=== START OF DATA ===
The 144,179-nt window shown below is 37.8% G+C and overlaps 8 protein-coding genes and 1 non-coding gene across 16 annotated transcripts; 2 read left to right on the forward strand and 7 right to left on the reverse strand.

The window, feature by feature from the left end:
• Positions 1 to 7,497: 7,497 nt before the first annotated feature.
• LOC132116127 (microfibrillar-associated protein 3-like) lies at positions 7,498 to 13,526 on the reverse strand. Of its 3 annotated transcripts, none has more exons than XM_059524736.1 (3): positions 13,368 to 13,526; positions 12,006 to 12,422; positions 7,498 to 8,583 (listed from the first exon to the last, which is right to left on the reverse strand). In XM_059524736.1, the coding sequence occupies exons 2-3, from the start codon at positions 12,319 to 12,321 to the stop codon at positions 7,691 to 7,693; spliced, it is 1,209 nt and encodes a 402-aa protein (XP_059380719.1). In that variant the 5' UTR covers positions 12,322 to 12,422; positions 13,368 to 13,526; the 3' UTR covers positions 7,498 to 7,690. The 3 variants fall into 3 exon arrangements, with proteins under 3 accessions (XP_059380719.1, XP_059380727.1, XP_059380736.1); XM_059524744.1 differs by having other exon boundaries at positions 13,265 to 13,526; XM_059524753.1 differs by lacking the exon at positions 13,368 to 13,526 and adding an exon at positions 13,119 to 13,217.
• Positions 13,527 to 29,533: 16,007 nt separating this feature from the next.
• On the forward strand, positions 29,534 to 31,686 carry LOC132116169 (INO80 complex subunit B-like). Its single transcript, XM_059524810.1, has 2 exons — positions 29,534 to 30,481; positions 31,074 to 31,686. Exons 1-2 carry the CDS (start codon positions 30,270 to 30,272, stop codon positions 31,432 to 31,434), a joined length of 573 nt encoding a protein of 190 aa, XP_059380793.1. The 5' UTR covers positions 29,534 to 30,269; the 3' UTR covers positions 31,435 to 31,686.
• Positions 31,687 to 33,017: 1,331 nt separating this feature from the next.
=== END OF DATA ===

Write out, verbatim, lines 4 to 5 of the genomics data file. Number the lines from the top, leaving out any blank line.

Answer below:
• LOC132116127 (microfibrillar-associated protein 3-like) lies at positions 7,498 to 13,526 on the reverse strand. Of its 3 annotated transcripts, none has more exons than XM_059524736.1 (3): positions 13,368 to 13,526; positions 12,006 to 12,422; positions 7,498 to 8,583 (listed from the first exon to the last, which is right to left on the reverse strand). In XM_059524736.1, the coding sequence occupies exons 2-3, from the start codon at positions 12,319 to 12,321 to the stop codon at positions 7,691 to 7,693; spliced, it is 1,209 nt and encodes a 402-aa protein (XP_059380719.1). In that variant the 5' UTR covers positions 12,322 to 12,422; positions 13,368 to 13,526; the 3' UTR covers positions 7,498 to 7,690. The 3 variants fall into 3 exon arrangements, with proteins under 3 accessions (XP_059380719.1, XP_059380727.1, XP_059380736.1); XM_059524744.1 differs by having other exon boundaries at positions 13,265 to 13,526; XM_059524753.1 differs by lacking the exon at positions 13,368 to 13,526 and adding an exon at positions 13,119 to 13,217.
• Positions 13,527 to 29,533: 16,007 nt separating this feature from the next.